Boston Bruins head coach Bruce Cassidy has been fined $25,000 for comments made regarding the officiating in the Bruins’ Stanley Cup Playoff series against the New York Islanders.

Cassidy’s comments came following a 5-4 loss in Game 5 that put the Bruins down 3-2 in the best-of-seven.

Here’s what cost Cassidy the coin:

“I think what happens is we’re playing a team that has a very respected management and coaching staff. They won a Stanley Cup. I think they sell a narrative over there that it’s more like the New York Saints not the New York Islanders. They play hard and they play the right way. But I feel we’re the same way. The exact same calls that get called on us do not get called on them and I don’t know why.”

“These are very good officials. They’re at this point in the season for a reason. You’ve got continuous high sticks every game, the same high sticks – [Bergeron] from Nelson behind the net. That one that came up on Smith. [Marchand] was called for that in Game 1. I could go on and on. Maybe we need to sell them more, flop. But that’s not our style. You’d just hope they’d see them. The same calls go against us. It’s not like I’m saying every call against us sucks. At the end of the day, they’re similar plays and they need to be penalized on those plays. But like I said they’ve done a great job selling that narrative that they’re clean.”

“They play a hard brand of hockey. I love the way they play. But they commit as many infractions as we do. Trust me. It’s just a matter of [the officials] calling them.”

Boston was called for the first three penalties of Game 5.   Of course, the Bruins’ penalty kill – clicking along at 75% – hasn’t done much to bail them out.  The Islanders went 3-for-4 with the man advantage on Monday night.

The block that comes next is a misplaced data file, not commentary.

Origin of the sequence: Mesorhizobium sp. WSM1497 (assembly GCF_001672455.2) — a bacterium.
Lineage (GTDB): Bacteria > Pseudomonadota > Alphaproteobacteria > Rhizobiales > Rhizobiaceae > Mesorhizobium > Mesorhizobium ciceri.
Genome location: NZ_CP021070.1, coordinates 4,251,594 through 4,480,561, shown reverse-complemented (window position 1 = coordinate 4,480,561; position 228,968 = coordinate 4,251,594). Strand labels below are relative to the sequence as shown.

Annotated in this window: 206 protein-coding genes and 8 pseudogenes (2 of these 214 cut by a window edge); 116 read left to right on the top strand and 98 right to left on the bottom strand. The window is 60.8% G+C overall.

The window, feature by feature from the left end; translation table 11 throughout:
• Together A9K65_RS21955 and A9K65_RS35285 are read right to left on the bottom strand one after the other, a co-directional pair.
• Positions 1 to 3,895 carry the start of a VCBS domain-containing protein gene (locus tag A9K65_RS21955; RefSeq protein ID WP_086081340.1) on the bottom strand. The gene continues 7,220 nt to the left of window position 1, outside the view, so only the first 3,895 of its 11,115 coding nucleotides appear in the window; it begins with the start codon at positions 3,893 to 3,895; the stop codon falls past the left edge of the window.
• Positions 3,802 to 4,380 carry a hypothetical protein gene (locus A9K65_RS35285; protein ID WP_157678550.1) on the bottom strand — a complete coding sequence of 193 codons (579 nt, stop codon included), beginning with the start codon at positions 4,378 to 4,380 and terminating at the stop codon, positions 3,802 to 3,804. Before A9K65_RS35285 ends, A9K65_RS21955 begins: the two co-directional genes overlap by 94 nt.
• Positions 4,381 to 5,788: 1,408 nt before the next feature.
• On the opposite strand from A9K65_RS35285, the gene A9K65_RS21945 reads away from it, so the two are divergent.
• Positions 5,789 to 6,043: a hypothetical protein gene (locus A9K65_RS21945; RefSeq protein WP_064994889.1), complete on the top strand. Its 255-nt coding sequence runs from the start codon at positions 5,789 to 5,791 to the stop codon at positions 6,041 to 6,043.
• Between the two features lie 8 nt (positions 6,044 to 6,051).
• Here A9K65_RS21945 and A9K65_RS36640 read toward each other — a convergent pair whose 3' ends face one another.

The Bruins are averaging 10:00 in penalties per game this postseason, which puts them 7th among playoff teams and 4th out of the seven teams still active in the Stanley Cup Playoffs.  Vegas (9:21), Montreal (7:32), and the Islanders (7:00) are lower.   Only twice this playoffs has an opponent been penalized more than the Bruins – Game 1 against the Capitals and Game 4 against the Islanders.  Boston lost both games.

Penalty stats played out similarly during the regular season. The Bruins ranked 5th in the league (9:31 per game), while the Islanders were 29th (6:36).

Cassidy also called out the officials’ apparent response after Islanders coach Barry Trotz charged Bruins center Patrice Bergeron with cheating on faceoffs.

“It’s like with Bergeron today,” said Cassidy. “He’s thrown out of what, the first two – three – four faceoffs he takes.”

“Have a little respect for Patrice Bergeron. He’s up for the Selke. He’s been a warrior in this league, a face of the franchise. He does everything right for hockey. Sells the game. That’s the way you treat him? C’mon. Because someone speaks out and says something all of a sudden.”

Bergeron won 59% (13-9) of faceoffs in Game 5.  He’s 37-44 in the series (46%) and winning 54% of draws in the postseason.  That’s a considerable drop from his 62% faceoff win percentage in the regular season.

“[The referees] just need to be better than that. Just call the game that you see. Quit listening to these outside influences and get it done right. I don’t think they were great tonight. I’m not gonna lie to you. But they have been. They’re good officials. I know those two guys.”

Referees Francis Charron and Francois St. Laurent officiated Game 5.

“They’re good guys, good officials. I don’t know. Tonight I just thought they were off. He can say the same about us, but that’s what I thought. Let’s just play hockey and call the infractions that happen and we’ll see where it goes.”

Maybe Cassidy’s just trying to take the heat off his players.  Maybe he’s looking for a scapegoat.  Maybe he’s hoping to get the benefit of the doubt on a few calls in Game 6.

“Maybe Game 6 will be our day where we get the calls that go our way,,” Cassidy added. “Maybe not. I don’t know. I can’t look in the future.”

Whatever the case, with his team on the brink of elimination, it’s worth a shot. All it cost him was $25,000.